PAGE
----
Usually we blame the patient being intubated. He/she was born with something that can can't predict externally. That patient has never been intubated before so no one has a clue how hard or easy this airway is. This BAD AIRWAY is one you tried to predict but was more difficult than predicted. Or one that is difficult to place a DL blade 2nd to big tongue, small mouth, or very anterior. One man's difficult is another man's easy as butter airway.
One who goes at an airway without a plan. If I fail intubation, what do I do next? You don't know where the ship is going? The o2 sat is dropping, heart rate is slowing down, your pulse is rising. Your continue to bag the patient with BVM, and even after 30 seconds, the patient is desatting still. No back up/rescue oxygenatin and intubation device is available before committing to RSI. Believing RSI is for everyone. Even if you have an Ultimate airway device that costs more than $10,000, to believe that this rescue intubating airway device is more important that an rescue oxygenaton/ventilation device. The ultimate truth is that captain doesn't think of a surgical airway til its too late.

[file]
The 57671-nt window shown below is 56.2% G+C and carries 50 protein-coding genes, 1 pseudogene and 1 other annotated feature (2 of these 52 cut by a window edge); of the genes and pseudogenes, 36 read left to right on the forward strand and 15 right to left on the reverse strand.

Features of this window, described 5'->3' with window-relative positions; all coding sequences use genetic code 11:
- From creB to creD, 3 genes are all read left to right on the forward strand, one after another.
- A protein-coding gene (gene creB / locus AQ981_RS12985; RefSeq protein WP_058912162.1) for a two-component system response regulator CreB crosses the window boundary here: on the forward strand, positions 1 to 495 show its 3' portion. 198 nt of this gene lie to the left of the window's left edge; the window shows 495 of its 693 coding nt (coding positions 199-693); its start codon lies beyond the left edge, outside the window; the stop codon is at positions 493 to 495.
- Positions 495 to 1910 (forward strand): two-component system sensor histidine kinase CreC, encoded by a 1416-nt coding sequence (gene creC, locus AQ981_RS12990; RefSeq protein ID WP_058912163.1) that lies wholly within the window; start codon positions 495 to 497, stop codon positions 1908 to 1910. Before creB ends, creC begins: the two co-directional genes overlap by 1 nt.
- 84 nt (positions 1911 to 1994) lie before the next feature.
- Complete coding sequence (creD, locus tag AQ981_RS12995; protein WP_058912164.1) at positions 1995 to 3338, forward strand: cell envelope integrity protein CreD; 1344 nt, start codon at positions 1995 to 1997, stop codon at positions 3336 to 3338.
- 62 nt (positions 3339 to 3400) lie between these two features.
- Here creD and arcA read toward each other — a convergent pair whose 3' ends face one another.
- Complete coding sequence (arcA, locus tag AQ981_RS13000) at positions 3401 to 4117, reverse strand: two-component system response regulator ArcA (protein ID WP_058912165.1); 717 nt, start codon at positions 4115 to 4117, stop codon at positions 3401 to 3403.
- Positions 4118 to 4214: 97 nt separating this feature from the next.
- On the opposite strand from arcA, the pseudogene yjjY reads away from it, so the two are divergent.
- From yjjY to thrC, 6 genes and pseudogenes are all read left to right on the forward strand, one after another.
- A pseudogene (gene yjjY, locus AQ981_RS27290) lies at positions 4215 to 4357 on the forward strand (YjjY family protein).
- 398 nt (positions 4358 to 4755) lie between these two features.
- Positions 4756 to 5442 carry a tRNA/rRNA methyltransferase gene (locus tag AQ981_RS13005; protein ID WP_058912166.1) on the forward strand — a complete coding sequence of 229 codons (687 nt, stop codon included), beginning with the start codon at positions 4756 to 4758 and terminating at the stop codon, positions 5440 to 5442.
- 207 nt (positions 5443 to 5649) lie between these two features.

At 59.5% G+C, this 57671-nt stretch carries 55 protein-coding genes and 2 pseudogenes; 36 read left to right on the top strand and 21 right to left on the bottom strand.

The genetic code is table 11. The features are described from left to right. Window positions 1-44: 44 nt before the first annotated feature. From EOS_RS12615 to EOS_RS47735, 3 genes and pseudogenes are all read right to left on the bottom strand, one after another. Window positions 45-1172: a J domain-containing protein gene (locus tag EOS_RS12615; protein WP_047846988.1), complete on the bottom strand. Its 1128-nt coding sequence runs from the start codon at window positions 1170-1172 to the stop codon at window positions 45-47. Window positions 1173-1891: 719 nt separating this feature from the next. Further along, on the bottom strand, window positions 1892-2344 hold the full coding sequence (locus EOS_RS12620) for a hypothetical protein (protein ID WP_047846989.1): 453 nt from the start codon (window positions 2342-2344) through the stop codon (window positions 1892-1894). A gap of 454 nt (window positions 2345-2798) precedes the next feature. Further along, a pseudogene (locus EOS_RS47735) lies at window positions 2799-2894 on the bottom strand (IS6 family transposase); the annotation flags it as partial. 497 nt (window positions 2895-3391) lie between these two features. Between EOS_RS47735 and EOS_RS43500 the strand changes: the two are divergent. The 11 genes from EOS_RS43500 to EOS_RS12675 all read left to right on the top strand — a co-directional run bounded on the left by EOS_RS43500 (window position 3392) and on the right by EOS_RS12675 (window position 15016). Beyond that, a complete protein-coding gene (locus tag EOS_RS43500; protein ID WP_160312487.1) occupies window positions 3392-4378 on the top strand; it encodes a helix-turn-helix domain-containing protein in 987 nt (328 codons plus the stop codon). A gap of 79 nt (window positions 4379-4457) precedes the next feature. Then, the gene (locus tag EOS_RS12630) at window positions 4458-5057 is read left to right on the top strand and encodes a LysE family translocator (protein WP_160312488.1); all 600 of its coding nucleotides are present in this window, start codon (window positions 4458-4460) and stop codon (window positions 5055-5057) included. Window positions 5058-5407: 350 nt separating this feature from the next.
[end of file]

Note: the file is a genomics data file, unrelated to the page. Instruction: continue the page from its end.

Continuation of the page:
What you allowed yourself to buy and place in your own portable bag or box. Hopefully you are not limiting your Airway Arsenal to what your chairperson or adminstrator purchases for the department . Regardless if you work in the field or inside in the hospital, you need to defend yourself to save your patients from poor outcomes. Sometimes you need to purchase your own product, even your own personalized cricothyrotomy kit.